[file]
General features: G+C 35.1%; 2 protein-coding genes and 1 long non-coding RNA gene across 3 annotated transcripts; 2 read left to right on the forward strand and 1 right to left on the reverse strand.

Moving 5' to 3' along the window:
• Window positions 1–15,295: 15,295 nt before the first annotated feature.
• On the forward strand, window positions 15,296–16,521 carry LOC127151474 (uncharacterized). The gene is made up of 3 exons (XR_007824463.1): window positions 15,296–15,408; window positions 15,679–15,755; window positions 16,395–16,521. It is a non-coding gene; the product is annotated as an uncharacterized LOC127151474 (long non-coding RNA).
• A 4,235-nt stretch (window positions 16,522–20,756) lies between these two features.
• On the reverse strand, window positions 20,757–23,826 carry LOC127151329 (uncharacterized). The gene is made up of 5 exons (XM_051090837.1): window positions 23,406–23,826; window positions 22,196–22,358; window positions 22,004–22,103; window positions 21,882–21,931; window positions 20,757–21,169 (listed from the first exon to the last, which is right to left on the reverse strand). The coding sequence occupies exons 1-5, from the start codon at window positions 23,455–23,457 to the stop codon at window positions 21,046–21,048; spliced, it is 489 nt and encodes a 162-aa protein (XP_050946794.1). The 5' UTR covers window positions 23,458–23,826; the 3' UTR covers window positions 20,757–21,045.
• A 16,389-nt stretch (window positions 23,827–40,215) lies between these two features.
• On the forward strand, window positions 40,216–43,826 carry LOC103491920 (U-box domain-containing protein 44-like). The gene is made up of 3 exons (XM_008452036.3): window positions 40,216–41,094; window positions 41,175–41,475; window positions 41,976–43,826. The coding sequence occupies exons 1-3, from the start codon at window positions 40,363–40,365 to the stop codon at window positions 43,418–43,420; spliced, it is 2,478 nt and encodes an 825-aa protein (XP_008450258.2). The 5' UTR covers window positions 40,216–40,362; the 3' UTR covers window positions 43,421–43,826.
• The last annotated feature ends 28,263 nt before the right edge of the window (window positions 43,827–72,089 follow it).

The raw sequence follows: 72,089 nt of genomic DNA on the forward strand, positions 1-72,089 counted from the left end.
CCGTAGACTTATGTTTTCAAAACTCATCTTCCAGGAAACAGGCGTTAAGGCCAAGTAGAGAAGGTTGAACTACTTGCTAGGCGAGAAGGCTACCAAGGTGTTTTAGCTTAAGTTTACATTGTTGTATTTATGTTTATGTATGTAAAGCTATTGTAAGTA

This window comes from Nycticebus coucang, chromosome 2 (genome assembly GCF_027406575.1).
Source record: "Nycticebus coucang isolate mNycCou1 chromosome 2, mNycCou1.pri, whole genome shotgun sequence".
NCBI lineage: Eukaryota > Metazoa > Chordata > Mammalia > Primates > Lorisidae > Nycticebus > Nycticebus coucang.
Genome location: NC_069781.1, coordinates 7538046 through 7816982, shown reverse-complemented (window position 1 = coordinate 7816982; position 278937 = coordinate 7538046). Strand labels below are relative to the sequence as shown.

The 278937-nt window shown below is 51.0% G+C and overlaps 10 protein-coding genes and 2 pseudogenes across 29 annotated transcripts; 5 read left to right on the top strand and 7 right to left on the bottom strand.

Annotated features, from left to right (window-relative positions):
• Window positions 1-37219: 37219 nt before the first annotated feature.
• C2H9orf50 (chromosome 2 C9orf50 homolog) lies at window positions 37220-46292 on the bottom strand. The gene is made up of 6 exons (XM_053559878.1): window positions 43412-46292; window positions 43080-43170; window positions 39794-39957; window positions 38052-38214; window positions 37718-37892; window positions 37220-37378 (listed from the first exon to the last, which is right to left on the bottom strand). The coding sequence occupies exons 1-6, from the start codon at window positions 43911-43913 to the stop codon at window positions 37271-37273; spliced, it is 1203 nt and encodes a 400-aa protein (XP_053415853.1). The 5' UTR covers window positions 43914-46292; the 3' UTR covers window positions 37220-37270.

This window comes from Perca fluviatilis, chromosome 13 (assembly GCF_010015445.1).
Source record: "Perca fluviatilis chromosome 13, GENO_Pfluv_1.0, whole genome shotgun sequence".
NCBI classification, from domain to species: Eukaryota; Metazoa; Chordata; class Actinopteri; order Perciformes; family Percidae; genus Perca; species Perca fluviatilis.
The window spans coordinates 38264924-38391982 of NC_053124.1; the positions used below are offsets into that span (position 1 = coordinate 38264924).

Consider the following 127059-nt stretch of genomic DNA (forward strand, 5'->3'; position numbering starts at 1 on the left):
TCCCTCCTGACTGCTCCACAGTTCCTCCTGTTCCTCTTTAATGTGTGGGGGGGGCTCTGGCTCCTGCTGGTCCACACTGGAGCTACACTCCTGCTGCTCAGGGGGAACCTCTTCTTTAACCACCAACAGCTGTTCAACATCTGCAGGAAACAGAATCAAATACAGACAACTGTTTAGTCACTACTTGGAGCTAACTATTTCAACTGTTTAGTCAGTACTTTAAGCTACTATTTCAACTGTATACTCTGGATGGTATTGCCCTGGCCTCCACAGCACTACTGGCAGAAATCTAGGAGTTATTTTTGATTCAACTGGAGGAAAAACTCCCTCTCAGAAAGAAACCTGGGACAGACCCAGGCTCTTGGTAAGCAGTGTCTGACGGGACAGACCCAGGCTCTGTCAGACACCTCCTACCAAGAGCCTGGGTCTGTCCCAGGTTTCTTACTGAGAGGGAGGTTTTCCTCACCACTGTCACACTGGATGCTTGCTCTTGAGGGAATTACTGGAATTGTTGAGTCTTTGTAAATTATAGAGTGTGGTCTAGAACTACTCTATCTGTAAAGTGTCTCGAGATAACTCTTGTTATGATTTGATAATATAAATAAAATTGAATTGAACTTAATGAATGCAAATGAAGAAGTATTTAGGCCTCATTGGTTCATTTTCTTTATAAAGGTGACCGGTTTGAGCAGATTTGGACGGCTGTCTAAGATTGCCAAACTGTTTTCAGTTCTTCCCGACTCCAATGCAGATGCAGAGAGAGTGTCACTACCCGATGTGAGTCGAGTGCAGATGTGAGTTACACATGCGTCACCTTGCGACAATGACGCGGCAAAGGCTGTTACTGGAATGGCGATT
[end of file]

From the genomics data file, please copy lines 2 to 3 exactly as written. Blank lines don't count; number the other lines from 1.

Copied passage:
Moving 5' to 3' along the window:
• Window positions 1–15,295: 15,295 nt before the first annotated feature.